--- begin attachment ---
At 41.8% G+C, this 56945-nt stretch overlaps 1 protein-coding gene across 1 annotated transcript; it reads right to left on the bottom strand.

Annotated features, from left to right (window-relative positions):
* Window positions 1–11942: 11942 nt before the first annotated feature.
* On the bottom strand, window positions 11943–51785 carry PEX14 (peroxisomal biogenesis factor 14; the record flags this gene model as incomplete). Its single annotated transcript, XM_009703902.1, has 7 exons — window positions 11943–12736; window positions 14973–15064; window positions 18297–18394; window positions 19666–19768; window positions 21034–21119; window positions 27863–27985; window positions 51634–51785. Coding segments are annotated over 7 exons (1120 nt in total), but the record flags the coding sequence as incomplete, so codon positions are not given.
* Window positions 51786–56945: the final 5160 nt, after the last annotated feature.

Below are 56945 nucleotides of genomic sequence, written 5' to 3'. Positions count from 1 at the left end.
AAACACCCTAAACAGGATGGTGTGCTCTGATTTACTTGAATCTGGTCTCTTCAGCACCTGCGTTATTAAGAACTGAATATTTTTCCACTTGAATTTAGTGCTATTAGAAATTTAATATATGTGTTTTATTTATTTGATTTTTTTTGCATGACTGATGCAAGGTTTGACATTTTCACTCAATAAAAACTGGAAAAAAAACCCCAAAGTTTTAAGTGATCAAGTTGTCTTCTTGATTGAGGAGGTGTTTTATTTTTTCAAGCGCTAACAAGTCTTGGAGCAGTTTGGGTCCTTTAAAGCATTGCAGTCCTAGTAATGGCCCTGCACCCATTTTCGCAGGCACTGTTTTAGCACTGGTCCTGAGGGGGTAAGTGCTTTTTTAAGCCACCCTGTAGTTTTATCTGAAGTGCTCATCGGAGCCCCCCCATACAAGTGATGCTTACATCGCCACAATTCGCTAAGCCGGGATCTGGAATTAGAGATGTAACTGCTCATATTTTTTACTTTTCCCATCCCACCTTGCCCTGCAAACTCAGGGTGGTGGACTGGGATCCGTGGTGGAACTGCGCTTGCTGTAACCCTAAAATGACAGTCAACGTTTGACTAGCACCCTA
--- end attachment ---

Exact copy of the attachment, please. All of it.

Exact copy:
At 41.8% G+C, this 56945-nt stretch overlaps 1 protein-coding gene across 1 annotated transcript; it reads right to left on the bottom strand.

Annotated features, from left to right (window-relative positions):
* Window positions 1–11942: 11942 nt before the first annotated feature.
* On the bottom strand, window positions 11943–51785 carry PEX14 (peroxisomal biogenesis factor 14; the record flags this gene model as incomplete). Its single annotated transcript, XM_009703902.1, has 7 exons — window positions 11943–12736; window positions 14973–15064; window positions 18297–18394; window positions 19666–19768; window positions 21034–21119; window positions 27863–27985; window positions 51634–51785. Coding segments are annotated over 7 exons (1120 nt in total), but the record flags the coding sequence as incomplete, so codon positions are not given.
* Window positions 51786–56945: the final 5160 nt, after the last annotated feature.

Below are 56945 nucleotides of genomic sequence, written 5' to 3'. Positions count from 1 at the left end.
AAACACCCTAAACAGGATGGTGTGCTCTGATTTACTTGAATCTGGTCTCTTCAGCACCTGCGTTATTAAGAACTGAATATTTTTCCACTTGAATTTAGTGCTATTAGAAATTTAATATATGTGTTTTATTTATTTGATTTTTTTTGCATGACTGATGCAAGGTTTGACATTTTCACTCAATAAAAACTGGAAAAAAAACCCCAAAGTTTTAAGTGATCAAGTTGTCTTCTTGATTGAGGAGGTGTTTTATTTTTTCAAGCGCTAACAAGTCTTGGAGCAGTTTGGGTCCTTTAAAGCATTGCAGTCCTAGTAATGGCCCTGCACCCATTTTCGCAGGCACTGTTTTAGCACTGGTCCTGAGGGGGTAAGTGCTTTTTTAAGCCACCCTGTAGTTTTATCTGAAGTGCTCATCGGAGCCCCCCCATACAAGTGATGCTTACATCGCCACAATTCGCTAAGCCGGGATCTGGAATTAGAGATGTAACTGCTCATATTTTTTACTTTTCCCATCCCACCTTGCCCTGCAAACTCAGGGTGGTGGACTGGGATCCGTGGTGGAACTGCGCTTGCTGTAACCCTAAAATGACAGTCAACGTTTGACTAGCACCCTA